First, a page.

max{c[i,j-1],c[i-1,j]} if i,j>0 and xiyj.

Computing the length of an LCS

- There are nm c[i,j]’s. So we can compute them in a specific order.

The algorithm to compute an LCS

- 1. for i=1 to m do
- 2. c[i,0]=0;
- 3. for j=0 to n do
- 4. c[0,j]=0;
- 5. for i=1 to m do
- 6. for j=1 to n do
- 7. {
- 8. if xi ==yj then
- 9. c[i,j]=c[i-1,j-1]=1;
- 10 b[i,j]=1;
- 11. elseif c[i-1,j]>=c[i,j-1] then
- 12. c[i,j]=c[i-1,j]
- 13. b[i,j]=2;
- 14. else c[i,j]=c[i,j-1]
- 15. b[i,j]=3;
- 14 }

Constructing an LCS (back-tracking)

- We can find an LCS using b[i,j]’s.
- We start with b[n,m] and track back to some cell b[0,i] or b[i,0].
- The algorithm to construct an LCS

1. i=m

2. j=n;

3. if i==0 or j==0 then exit;

4. if b[i,j]=1 then

{

i=i-1;

j=j-1;

print “xi”;

}

5. if b[i,j]==2 i=i-1

6. if b[i,j]==3 j=j-1

7. Goto Step 3.

- The time complexity: O(nm).

2. Shortest common supersequence

- Definition: Let X and Y be two sequences. A sequence Z is a supersequence of X and Y if both X and Y are subsequence of Z.
- Shortest common supersequence problem:

Input: Two sequences X and Y.

Output: a shortest common supersequence of X and Y.

Recursive Equation:

- Let c[i,j] be the length of an LCS of X[1...i] and X[1...j].
- c[i,j] can be computed as follows:

j if i=0

i if j=0,

c[i,j]= c[i-1,j-1]+1 if i,j>0 and xi=yj,

min{c[i,j-1]+1,c[i-1,j]+1} if i,j>0 and xiyj.

3. Edit distance between two sequences

Three operations:

- insertion: inserting an x into abc (between a and b), we get axbc.
- deletion: deleting b from abc, we get ac.
- replacement: Given a sequence abc, replacing a with x, we get xbc.

Definition: Suppose that we can use three edit operations (insertion, deletion, and replacement) to edit a sequence into another. The edit distance between two sequences is the minimum number of operations required to edit one sequence into another.

- Note: each operation is counted as 1.

Weighted edit distance:

- There is a weight on each operation.
- For example: s(a,b)=1, s(a, _)=1.5, s(b,a)=1, s(b,_)=1.5.
- Where the weight comes from:
- For DNA and protein sequences, it is from statistics.

Alignment of sequences -- an alternative

- An alignment of two sequences is obtained by inserting spaces into or at either end of X and Ysuch that the two resulting sequences X’ and Y’ are of the same length. That is, every letter in X’ is opposite to a unique letter in Y’.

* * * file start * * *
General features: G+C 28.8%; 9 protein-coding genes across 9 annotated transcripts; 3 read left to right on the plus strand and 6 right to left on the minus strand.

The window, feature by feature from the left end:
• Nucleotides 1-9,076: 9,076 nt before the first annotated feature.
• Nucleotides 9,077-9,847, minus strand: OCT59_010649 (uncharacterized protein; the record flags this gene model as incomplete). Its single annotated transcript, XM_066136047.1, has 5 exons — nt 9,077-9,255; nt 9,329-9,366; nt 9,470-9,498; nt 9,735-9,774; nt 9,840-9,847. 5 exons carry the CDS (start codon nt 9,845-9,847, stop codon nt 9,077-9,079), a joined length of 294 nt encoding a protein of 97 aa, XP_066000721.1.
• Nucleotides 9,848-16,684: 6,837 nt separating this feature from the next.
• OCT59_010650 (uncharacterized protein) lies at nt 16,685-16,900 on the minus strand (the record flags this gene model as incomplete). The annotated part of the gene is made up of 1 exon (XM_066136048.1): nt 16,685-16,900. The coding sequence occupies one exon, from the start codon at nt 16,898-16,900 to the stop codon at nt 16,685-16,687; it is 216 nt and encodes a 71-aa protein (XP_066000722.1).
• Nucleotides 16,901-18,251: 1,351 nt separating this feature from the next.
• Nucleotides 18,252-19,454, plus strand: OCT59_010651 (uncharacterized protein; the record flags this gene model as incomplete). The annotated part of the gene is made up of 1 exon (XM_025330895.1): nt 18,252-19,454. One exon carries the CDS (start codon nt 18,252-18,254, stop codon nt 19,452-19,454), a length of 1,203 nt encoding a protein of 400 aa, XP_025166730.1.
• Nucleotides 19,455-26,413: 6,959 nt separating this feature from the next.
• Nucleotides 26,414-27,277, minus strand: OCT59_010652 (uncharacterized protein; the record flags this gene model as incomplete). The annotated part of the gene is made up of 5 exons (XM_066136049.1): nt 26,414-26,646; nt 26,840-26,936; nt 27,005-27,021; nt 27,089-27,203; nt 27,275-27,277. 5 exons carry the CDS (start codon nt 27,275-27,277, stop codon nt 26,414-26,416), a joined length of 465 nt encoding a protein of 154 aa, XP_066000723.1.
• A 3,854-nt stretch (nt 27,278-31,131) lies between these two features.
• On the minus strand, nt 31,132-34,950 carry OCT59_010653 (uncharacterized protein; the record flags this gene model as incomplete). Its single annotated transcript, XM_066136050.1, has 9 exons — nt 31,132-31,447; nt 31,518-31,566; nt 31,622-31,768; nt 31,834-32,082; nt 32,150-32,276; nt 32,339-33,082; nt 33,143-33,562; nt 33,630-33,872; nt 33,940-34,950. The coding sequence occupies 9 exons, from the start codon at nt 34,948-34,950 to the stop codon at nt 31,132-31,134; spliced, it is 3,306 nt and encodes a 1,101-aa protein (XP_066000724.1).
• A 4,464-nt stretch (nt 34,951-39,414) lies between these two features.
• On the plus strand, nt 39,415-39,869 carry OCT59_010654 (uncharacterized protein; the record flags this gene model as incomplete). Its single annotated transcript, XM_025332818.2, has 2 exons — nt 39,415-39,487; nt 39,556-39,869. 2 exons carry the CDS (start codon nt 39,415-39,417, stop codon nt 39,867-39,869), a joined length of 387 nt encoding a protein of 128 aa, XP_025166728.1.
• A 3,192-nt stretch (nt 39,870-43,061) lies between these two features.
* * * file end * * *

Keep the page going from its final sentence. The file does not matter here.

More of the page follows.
- The alignment value is defined as
- where X’[i] and Y’[i] denote the two letters in column i of the alignment and s(X’[i], Y’[i]) is the score (weight) of these opposing letters.
- There are several popular socre schemes for DNA and protein sequences.

Facts: The edit distance between two sequences is the same as the alignment value of two sequences if we use the same score scheme.

- Recursive equation:

c[i,j]=min{ c[i-1, j-1]+s(X[i], Y[j]), c[i, j-1]+s(_,Y[j]), c[i-1, j)+s(X[i],_)}.

- Time and space complexity

Both are O(nm) or O(n2) if both sequences have equal length n.

- Why?

We have to compute c[i,j] (the cost) and b[i,j] (for back-tracking). Each will take O(n2).

Linear space algorithm

- Hints: Computing c[i,j] needs linear space whereas back-tracking needs O(nm) time.

To compute c[i,j], we need c[i-1,j-1], c[i,j-1], & c[i-1,j].

- So, to get c[n,m], we only have to keep dark cells.
- However, if we do not have all the b[i,j]’s, we can not get the alignment (nor the edit process, the subsequence, the supersequence).

Discussion: Each time we only keep a few b[i,j]’s and we can re-compute the b[i,j]’s again. In this way, we can get a linear space algorithm. However, the time complexity is increased to O(n3).

A Better Idea: find a cuting point.

- For the problems of smaller size, we do the same thing until one of the segment contains 1 letter.
- Key: each time, we fix the middle point (n/2) of X.

Example: X=abcdefgh and Y=aacdefhh.

- Score scheme: match -- 0 and mismatch -- 1.

The alignment

abcdefgh abcd efgh

aacdefhh aacd efhh

/|\

cutting point (4,4).

Finding the cutting point:

Let X=x1x2x3...xn and Y=y1y2y3...ym.

Define XT=xnxn-1...x1 and YT=ymym-1 ...y1.

Let c[i,j] be the cost of optimal alignment for X[1...i] and Y[1...j] and cc[k,l] be the cost of optimal alignment for XT[1...k] and YT[1...l].

for (i=1, i<=n i++)

if( (c[[n/2], i]+cc[n-[n/2], m-i]) ==c[n,n])

point = i;

We need to check two rows, c[[n/2],1], c[[n/2],2], ...c[[n/2],m] and cc[n-[n/2], 1], cc[n-[n/2],2], ... cc[n-[n/2],m]. O(m) space.

The algorithm

1. compute c[n,n], the [n/2]-th row and the ([n/2]+1)-th row of c.

2. find the cutting point ([n/2], i) as shown above.

3. if i-[n/2] == 1 then compute the alignment of X[1...[n/2]) and Y[1...i].

4. if n-[n/2]+1 == 1 then compute the alignment of X[[n/2]+1...n] and Y[i+1...n].

5. if i-[n/2] != 1 and n-[n/2]+1 !=1 then

recursive on step 1-4 for the two pairs of sequences X[1...[n/2]) and Y[1...i], and X[[n/2]+1...n] and Y[i+1...n]; finally combine the two alignments for the two pairs of sequences.

Time complexity analysis:

- The first round needs T’ time, where T’ is the time for the normal algorithm. (O(n2).)
- 2nd round needs 1/2 T’. (0.5 n i +0.5 n (n-i)=0.5n2.)
- 3rd round need 1/4 T’.
- i-th round needs 1/2i-1 T’.
- Total time T=(1/2+1/4+1/8+ ... )T’ =2T’ =O(n2).